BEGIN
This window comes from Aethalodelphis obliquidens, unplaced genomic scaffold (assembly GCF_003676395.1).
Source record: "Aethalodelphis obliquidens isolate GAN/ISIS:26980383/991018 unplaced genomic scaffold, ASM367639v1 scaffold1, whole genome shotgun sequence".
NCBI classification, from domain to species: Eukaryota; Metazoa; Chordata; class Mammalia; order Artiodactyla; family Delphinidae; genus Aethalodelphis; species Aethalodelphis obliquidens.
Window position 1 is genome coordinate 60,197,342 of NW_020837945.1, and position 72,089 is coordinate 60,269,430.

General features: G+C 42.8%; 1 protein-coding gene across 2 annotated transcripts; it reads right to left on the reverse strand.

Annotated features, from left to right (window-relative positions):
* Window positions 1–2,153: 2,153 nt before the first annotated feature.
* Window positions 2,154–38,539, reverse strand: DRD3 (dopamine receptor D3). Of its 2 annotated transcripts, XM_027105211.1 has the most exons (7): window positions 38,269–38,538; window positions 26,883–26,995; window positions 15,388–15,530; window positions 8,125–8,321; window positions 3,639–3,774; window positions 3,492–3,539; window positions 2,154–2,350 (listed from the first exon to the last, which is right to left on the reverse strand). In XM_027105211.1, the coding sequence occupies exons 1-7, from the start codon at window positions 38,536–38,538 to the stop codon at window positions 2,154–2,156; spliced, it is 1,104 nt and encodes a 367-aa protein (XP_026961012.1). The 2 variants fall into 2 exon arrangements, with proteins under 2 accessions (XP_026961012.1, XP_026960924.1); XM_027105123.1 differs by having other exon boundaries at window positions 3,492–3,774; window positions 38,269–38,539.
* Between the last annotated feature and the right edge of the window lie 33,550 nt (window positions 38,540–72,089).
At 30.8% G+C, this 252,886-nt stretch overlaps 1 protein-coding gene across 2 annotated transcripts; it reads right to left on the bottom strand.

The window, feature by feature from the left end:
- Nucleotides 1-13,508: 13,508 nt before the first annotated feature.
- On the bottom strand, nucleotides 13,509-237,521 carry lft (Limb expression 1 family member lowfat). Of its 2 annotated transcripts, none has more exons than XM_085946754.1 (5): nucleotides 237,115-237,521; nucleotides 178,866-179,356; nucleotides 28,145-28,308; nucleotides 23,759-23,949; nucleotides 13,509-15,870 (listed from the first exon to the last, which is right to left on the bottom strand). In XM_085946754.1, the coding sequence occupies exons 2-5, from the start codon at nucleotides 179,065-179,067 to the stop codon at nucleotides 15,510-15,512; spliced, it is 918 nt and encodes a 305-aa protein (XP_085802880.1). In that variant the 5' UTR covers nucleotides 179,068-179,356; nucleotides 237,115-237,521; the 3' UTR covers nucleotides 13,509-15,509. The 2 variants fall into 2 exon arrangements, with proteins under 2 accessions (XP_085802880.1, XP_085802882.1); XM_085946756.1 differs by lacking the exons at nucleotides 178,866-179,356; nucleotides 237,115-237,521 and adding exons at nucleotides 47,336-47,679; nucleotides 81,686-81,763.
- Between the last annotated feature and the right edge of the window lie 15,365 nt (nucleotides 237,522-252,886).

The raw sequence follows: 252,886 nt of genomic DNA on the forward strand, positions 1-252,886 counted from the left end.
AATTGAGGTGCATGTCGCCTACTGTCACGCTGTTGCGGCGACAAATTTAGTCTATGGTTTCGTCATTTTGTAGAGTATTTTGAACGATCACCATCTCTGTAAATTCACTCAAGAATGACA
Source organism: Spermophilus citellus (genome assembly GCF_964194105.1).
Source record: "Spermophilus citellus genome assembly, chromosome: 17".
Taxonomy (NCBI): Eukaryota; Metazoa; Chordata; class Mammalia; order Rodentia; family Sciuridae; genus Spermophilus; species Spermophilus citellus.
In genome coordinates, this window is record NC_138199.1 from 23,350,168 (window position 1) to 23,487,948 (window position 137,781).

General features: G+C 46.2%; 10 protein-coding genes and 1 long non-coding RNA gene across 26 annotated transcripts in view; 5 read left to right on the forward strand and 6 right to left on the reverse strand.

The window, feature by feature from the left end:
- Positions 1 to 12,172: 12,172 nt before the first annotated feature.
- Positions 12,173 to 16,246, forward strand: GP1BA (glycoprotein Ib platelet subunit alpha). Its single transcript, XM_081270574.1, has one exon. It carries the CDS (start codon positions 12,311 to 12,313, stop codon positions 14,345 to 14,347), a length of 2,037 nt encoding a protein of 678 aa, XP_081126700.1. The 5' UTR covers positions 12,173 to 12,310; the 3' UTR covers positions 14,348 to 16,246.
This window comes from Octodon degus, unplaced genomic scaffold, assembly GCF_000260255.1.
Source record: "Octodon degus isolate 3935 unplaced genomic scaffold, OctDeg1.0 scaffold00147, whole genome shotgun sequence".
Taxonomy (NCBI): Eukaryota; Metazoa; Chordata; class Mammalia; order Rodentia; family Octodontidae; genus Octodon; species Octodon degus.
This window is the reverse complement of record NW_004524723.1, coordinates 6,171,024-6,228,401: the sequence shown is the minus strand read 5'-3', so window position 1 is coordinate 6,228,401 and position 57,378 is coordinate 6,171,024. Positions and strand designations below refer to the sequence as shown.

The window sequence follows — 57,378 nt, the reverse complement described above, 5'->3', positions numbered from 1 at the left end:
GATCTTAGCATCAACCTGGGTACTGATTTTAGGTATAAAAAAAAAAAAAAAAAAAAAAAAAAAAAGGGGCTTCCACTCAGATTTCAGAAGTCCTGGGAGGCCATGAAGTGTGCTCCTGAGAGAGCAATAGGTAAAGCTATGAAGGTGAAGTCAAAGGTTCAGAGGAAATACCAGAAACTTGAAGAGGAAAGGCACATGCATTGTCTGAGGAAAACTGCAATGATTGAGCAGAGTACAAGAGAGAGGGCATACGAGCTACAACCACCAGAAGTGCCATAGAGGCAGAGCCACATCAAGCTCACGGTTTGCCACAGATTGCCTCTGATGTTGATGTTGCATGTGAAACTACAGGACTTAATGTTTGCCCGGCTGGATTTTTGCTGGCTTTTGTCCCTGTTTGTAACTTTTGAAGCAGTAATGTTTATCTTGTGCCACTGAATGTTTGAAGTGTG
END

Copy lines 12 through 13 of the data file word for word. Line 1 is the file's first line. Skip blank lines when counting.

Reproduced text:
- Nucleotides 1-13,508: 13,508 nt before the first annotated feature.
- On the bottom strand, nucleotides 13,509-237,521 carry lft (Limb expression 1 family member lowfat). Of its 2 annotated transcripts, none has more exons than XM_085946754.1 (5): nucleotides 237,115-237,521; nucleotides 178,866-179,356; nucleotides 28,145-28,308; nucleotides 23,759-23,949; nucleotides 13,509-15,870 (listed from the first exon to the last, which is right to left on the bottom strand). In XM_085946754.1, the coding sequence occupies exons 2-5, from the start codon at nucleotides 179,065-179,067 to the stop codon at nucleotides 15,510-15,512; spliced, it is 918 nt and encodes a 305-aa protein (XP_085802880.1). In that variant the 5' UTR covers nucleotides 179,068-179,356; nucleotides 237,115-237,521; the 3' UTR covers nucleotides 13,509-15,509. The 2 variants fall into 2 exon arrangements, with proteins under 2 accessions (XP_085802880.1, XP_085802882.1); XM_085946756.1 differs by lacking the exons at nucleotides 178,866-179,356; nucleotides 237,115-237,521 and adding exons at nucleotides 47,336-47,679; nucleotides 81,686-81,763.